At the School of Forestry, where I am a Master’s student, we spend our time thinking about things like how to reduce pollution and keep our rivers and faucets flowing clean. We know that a good water supply should be clear and transparent — no one wants to consume murky water. As consumers and environmentally conscious citizens, we want to know where our water comes from and where it goes.
We should ask the same of our University’s money. A truly healthy cash flow should also be transparent. As a paying consumer at Yale, I want to know where the money that makes this school run comes from and where it goes — and why, as a citizen of Colorado, I must now bear the costs of cleaning up the murkiness created by Yale’s secretive investment policies.
In 2002, residents of Colorado found out that Yale endowment money was behind a water-marketing scheme they had spent over $1 million and three years fighting. Yale’s money, invested by the mega-hedge fund Farallon in creating a company called Vaca Partners, was used to purchase a stake in the 100,000-acre Baca Ranch in the south-central San Luis Valley. The intent of this partnership was to sell and export the ranch’s groundwater to distant urban areas — a scheme destined to have serious repercussions for the adjacent Great Sand Dunes National Monument. Not only are the Monument’s wetlands — key resting grounds for migratory birds like sandhill cranes — fed by this water, but the famous dunes themselves are held in place partly by the aquifer.
Vaca Partners’ funds were also used to fund two cynical 1998 ballot initiatives designed to limit water use by the Valley’s ranchers and farmers and enable the private marketing scheme. In this poor and heavily Hispanic rural region, agricultural water supply equates with livelihood. Pumping groundwater away for private profit would put severe stress on the already tenuous economic circumstances of communities in the San Luis region. Residents of these communities had to devote substantial time and financial resources to combating these initiatives.
I’d like to be proud to be a student here at Yale, even when I’m back home in Denver. But it’s hard to defend the actions of an institution whose closed-door investment strategies have cost Colorado residents millions of dollars, threatened to destroy a symbolically and ecologically important landmark, and nearly caused economic disaster for one of the poorest corners of the state. And it’s doubly hard when the University reneges on its commitment to make amends for this sorry situation, as it has done in the past week.
When YaleInsider.org discovered the endowment connection in 2002, the discovery sparked outrage in the San Luis Valley and the Yale community alike. President Levin emerged from a long phone call from Colorado senator Wayne Allard seeming contrite and generous. Stating that Yale “didn’t feel comfortable profiting on the sale” of the ranch — a transaction only being negotiated in the wake of the failure of the ballot initiatives — Levin promised to donate “100 percent of the proceeds of the sale” (Yale Herald 2/1/02) to The Nature Conservancy (TNC), which would purchase the property using public funds and ultimately annex the land to the National Monument. Levin also told the Herald that he would look into changing the way the University supervises its partners.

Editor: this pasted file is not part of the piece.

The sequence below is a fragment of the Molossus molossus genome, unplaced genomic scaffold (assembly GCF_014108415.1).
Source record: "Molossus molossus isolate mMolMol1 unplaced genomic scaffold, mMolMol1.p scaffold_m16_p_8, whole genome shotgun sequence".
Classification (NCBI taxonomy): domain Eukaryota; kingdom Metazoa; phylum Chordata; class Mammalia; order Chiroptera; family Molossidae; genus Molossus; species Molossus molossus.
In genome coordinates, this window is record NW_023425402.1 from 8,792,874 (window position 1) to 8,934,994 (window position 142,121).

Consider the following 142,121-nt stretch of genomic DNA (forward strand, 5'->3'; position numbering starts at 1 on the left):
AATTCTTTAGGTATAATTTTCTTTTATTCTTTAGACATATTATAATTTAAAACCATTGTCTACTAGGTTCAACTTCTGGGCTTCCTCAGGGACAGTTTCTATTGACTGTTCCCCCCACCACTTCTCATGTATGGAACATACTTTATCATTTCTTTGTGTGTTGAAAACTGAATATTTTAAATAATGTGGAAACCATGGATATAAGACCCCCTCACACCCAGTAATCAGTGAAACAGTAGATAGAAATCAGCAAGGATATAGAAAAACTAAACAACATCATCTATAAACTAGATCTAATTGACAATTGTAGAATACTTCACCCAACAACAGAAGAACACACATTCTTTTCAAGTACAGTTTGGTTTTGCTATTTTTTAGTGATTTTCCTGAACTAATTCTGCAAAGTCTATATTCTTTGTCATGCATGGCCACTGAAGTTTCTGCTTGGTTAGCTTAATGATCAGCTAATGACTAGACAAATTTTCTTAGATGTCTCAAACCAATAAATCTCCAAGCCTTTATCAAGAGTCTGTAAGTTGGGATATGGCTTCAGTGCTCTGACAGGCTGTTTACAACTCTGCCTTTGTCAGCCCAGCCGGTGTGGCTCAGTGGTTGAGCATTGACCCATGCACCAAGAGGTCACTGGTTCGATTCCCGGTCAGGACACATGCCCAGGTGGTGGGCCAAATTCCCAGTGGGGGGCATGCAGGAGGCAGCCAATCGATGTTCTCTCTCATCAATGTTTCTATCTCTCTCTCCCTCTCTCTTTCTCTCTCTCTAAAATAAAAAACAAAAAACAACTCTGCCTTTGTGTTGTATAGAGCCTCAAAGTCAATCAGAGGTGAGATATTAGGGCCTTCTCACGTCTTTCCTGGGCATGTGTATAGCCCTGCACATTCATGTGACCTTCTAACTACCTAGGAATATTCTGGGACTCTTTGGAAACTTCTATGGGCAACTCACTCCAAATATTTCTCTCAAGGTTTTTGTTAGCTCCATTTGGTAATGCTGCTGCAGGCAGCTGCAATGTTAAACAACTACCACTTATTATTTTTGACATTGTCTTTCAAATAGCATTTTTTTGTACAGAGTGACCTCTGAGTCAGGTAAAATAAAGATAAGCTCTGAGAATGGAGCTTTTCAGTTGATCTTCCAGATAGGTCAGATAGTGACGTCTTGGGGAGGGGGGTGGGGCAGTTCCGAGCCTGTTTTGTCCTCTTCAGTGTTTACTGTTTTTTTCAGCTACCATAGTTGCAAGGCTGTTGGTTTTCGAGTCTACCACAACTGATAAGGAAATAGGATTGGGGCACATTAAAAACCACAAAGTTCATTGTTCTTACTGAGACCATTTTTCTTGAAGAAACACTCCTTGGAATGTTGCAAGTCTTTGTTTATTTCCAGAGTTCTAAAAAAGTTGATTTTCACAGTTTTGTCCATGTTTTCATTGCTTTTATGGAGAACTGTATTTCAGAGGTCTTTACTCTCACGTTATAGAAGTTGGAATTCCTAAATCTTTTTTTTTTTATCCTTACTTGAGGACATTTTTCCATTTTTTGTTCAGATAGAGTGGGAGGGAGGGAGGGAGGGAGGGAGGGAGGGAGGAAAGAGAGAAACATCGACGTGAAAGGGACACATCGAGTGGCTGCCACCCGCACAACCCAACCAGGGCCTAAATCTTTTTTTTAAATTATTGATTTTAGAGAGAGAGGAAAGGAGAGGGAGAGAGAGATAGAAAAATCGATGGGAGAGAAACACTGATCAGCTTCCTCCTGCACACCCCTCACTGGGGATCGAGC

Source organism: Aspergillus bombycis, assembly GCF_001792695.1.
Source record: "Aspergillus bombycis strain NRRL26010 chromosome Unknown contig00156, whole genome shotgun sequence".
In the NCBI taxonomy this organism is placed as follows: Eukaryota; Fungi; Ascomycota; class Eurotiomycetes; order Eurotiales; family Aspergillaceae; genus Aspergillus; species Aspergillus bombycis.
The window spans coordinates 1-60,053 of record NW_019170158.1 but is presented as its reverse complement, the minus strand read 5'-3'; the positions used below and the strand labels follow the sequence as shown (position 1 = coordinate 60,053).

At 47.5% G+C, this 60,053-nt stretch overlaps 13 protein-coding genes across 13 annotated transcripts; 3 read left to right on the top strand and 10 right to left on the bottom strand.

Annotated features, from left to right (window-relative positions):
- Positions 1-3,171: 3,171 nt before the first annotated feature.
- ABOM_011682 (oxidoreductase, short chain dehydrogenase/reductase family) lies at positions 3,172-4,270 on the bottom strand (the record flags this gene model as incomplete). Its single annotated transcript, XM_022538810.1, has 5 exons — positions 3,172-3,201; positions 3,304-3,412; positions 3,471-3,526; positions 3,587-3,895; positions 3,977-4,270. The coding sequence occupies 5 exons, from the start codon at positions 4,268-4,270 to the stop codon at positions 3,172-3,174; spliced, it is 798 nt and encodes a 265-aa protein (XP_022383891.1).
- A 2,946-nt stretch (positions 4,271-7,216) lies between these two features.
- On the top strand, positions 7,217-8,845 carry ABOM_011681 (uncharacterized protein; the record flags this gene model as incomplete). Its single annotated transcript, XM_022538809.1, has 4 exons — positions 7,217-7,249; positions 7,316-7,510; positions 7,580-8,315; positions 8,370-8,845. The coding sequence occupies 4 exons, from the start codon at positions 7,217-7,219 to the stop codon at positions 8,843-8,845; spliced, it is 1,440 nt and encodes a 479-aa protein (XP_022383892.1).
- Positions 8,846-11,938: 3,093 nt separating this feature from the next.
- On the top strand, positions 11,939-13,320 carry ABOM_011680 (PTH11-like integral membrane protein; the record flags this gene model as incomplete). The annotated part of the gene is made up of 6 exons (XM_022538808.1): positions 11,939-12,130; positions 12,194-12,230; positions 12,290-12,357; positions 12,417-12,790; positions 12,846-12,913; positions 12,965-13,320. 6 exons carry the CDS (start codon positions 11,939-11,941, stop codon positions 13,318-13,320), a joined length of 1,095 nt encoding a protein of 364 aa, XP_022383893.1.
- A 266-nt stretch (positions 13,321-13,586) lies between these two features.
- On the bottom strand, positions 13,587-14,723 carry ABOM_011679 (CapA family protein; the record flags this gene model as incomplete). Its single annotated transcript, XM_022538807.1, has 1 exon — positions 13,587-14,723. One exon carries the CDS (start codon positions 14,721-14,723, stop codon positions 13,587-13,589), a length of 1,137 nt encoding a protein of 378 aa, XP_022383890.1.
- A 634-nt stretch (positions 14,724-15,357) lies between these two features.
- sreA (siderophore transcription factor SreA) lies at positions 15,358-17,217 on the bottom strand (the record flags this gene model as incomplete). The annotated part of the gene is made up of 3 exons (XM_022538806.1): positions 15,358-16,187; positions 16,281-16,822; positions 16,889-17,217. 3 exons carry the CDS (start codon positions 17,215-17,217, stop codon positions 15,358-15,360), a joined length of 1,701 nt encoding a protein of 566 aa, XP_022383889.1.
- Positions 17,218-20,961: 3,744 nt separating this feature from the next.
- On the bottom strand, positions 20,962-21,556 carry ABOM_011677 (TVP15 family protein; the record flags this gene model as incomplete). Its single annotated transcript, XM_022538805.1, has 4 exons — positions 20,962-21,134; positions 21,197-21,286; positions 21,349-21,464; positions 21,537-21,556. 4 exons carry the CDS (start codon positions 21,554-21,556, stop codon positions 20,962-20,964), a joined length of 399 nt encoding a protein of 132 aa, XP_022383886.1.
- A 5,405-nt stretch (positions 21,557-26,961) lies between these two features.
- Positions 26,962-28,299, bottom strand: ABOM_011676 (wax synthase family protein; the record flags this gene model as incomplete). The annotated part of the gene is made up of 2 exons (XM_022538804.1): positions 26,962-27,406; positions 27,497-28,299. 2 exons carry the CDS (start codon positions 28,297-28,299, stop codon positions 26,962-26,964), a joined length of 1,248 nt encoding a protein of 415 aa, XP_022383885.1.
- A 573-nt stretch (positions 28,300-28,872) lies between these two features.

But two years later, what has happened?
As the smoke of public outcry cleared, the reported size of Yale’s “donation” to the Nature Conservancy has shrunk from Levin’s stated $4 million (Denver Post, 1/31/02, and others) to only $1.5 million, as reported last week by the Yale Daily News (1/28). Taxpayers like me will pay the more than $33 million price tag for the ranch and will make up the difference for Yale’s shrunken donation.
We are left to wonder where the promised profits have disappeared to. Perhaps even more troubling is that we have no reason to believe that this sort of scenario would not happen again today. Indeed, things have only gotten murkier. The University has since obscured its public tax disclosure documents so as to make it more difficult to identify investments like the Baca Ranch, removing the business addresses of its taxable subsidiaries despite written requests for complete tax returns from the Connecticut attorney general. It has introduced no new environmental or social standards to guide its investments. It has increased the percentage of its endowment invested in hedge funds and private equity assets that are not subject to standards of public disclosure.
The decision of where to put Yale’s endowment rests entirely with the Corporate Committee on Investor Responsibility. Corporation members Janet Yellen, Charles Ellis, Victoria Matthews, Susan Crown and Chief Investment Officer David Swensen are the sole arbiters of the social and ethical responsibility of Yale’s private equity investments (see www.acir.yale.edu). And David Swenson’s comment on the Baca investment was that “[w]e have no misgivings about what our partner did or how he acted. He behaved responsibly throughout the entire process.”
One of key lessons of the Baca Ranch investment, I believe, is that full disclosure helped Yale do the right thing. Next week the Baca Ranch sale will close. We, as members of the Yale community, need to ensure that this fiasco becomes an opportunity for positive change. First, we must call on Yale to fulfill its promise to contribute at least $4 million to the Conservancy, so that taxpayers won’t have to shoulder an even larger burden as a result of this investment than they already have. Second, we must call on Yale to simply fill out its tax disclosure forms completely. And finally, we must call on Yale — over and over again, it seems — to bring all of its private equity investments into broad daylight. Clean and clear is as healthy a policy for investments as it is for water.
Andrea Johnson is a graduate student at the School of Forestry and Environmental Studies.